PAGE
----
What are U.S. Savings Bonds

A U.S. savings bond is a government bond that offers a fixed rate of interest over a fixed period of time. Many people find these bonds attractive because they are not subject to state or local income taxes. These bonds cannot easily be transferred and are non-negotiable.

BREAKING DOWN U.S. Savings Bonds

A U.S. savings bond is a common type of government bond, which is a bond issued by a governmental body to raise funds from the public to fund its capital projects and other operations necessary to manage the economy. When the government sells bonds, it is in effect taking a loan from the public, which it promises to pay back at some predetermined date in the future. As compensation for providing it with capital, the government makes interest payments to its bondholders. 

History of the U.S. Savings Bond

In 1935, during the Great Depression, President Franklin D. Roosevelt signed legislation that allowed the U.S. Department of the Treasury to issue federally backed savings bonds, Series A. In 1941, the Series E bond was first issued to help finance World War II and were called Defensive Bonds. After the attack on Pearl Harbor, they were called War Savings Bonds, and the money invested in them went directly toward the war effort.

After the war ended, Americans were encouraged to purchase savings bonds, which provided a way for individuals and families to earn returns on their investments while enjoying the absolute guarantee of the United States government. 

Features of U.S. Savings Bonds

  1. Non-Marketable: The U.S. savings bond was designed to be non-marketable, meaning that an investor can only purchase the bond directly from the U.S. government and cannot sell it to any other investor. The bond, in effect, cannot be transferred, as it represents a contract between the investor and the U.S. government. This direct relationship ensures that the U.S. savings bond does not fluctuate in value. Therefore, an investor would receive his original investment if he redeemed the bond. Furthermore, any lost or damaged savings bond certificate can be reissued or replaced, since the bond is registered with the government.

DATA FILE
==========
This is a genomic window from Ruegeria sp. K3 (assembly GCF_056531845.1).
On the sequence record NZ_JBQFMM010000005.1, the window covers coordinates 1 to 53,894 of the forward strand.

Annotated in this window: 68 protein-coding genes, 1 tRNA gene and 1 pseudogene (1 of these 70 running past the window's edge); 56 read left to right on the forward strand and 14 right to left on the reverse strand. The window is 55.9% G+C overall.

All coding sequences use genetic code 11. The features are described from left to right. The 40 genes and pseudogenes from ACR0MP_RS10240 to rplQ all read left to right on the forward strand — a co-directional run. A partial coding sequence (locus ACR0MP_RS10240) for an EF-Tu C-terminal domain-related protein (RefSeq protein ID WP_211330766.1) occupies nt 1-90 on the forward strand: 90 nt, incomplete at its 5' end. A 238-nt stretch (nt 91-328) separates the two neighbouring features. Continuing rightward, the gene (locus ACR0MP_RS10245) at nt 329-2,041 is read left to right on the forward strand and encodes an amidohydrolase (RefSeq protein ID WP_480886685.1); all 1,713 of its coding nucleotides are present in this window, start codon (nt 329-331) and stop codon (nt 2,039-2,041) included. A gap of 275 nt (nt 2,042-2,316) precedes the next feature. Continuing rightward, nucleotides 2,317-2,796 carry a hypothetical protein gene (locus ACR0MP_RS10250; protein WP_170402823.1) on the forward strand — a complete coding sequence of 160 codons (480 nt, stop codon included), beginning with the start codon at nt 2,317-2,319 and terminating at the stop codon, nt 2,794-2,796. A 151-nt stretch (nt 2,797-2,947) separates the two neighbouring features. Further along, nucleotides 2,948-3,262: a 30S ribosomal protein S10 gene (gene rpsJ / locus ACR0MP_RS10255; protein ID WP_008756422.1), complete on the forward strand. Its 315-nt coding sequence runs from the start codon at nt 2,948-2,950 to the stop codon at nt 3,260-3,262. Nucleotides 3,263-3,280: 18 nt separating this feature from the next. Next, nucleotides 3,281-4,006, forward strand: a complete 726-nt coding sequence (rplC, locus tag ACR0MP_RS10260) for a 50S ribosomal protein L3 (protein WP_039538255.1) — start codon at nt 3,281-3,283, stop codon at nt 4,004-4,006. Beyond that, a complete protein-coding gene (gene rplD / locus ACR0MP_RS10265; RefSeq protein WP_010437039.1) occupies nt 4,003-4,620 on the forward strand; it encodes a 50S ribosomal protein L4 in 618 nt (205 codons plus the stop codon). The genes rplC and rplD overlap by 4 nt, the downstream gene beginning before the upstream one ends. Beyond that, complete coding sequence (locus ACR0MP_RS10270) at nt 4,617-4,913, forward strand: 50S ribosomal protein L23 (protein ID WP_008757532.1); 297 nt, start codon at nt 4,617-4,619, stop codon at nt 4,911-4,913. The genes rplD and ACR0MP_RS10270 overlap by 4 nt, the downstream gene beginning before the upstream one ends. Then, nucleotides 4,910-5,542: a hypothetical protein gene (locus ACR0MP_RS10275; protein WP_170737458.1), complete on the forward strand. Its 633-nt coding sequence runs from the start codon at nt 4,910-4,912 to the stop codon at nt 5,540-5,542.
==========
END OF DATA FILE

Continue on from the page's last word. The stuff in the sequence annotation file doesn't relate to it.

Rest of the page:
2. Purchase: An investor can buy the bonds in penny increments with a minimum investment value of $25 and a maximum value of $10,000. A bond investor cannot buy more than $10,000 face value of U.S. savings bonds in a calendar year. U.S. savings bonds can only be purchased and redeemed electronically through the TreasuryDirect website administered by the government. The investor must open a TreasuryDirect account and provide a Social Security Number (SSN), checking or savings account, and email address.
  1. Interest payment: U.S. savings bonds are zero-coupon bonds that do not pay interest until they are redeemed or until the maturity date. The interest compounds semi-annually and accrues every year for 30 years. After a bond has been held for 30 years, it will no longer generate interest payments to the investor. An investor who purchases the bond at the end of the month will still receive the interest accrued for the entire month. Any interest paid at redemption or maturity date is issued electronically to the bondholder’s designated bank account.
  2. Early redemption: The time it takes for a bond to mature varies, but it is often between 15 and 30 years. A bondholder must wait at least 12 months after initial purchase before redeeming the savings bond, at which point he will receive the face value plus interest. Furthermore, investors who redeem the bonds within the first five years of purchase will forfeit the last three months’ interest as a penalty. However, redeeming a bond after holding it for five years does not incur any penalty.
  1. Tax consequences: The interest earned from savings bonds is exempt from state and local income taxes. However, federal taxes apply, but only in the year in which the bond matures, is redeemed, or after 30 years, when the bond stops earning interest. If the investor uses the proceeds from the bond redemption to pay tuition for higher education, he may be exempt from higher taxes.

Types of U.S. Savings Bonds

The two types of U.S. savings bonds that can be purchased electronically are the Series EE and Series I bonds.

  • Series EE U.S. Savings Bond: The Series EE savings bond replaced the Series E bond in 1980. These bonds are sold at face value and are worth their full value upon redemption. These bonds offer a fixed rate of interest, which is paid at maturity or redemption.
  • Series I U.S. Savings Bond: The Series I savings bond was introduced in 1998. Like the Series EE bond, the Series I is sold at face value. These bonds offer a rate of interest adjusted for inflation, making the interest rate somewhat variable. If inflation increases, the interest rate on the savings bond will be adjusted upward. During periods of deflation, the bonds are guaranteed never to drop below 0.00%.

In order to purchase or redeem a U.S. savings bond, an investor must be a U.S. citizen, official U.S. resident, or U.S. government employee (regardless of citizenship status).

U.S. savings bonds are among the safest types of investments, as they are endorsed by the federal government and are, therefore, risk-free. Although these bonds do not earn much interest compared to the stock market, they do offer a less volatile source of income. They offer a way to save for future expenditures, as they cannot be cashed until at least 12 months after purchase, and the longer you wait to cash the bond, the more interest it accrues. (For related reading, see "How Are Savings Bonds Taxed?")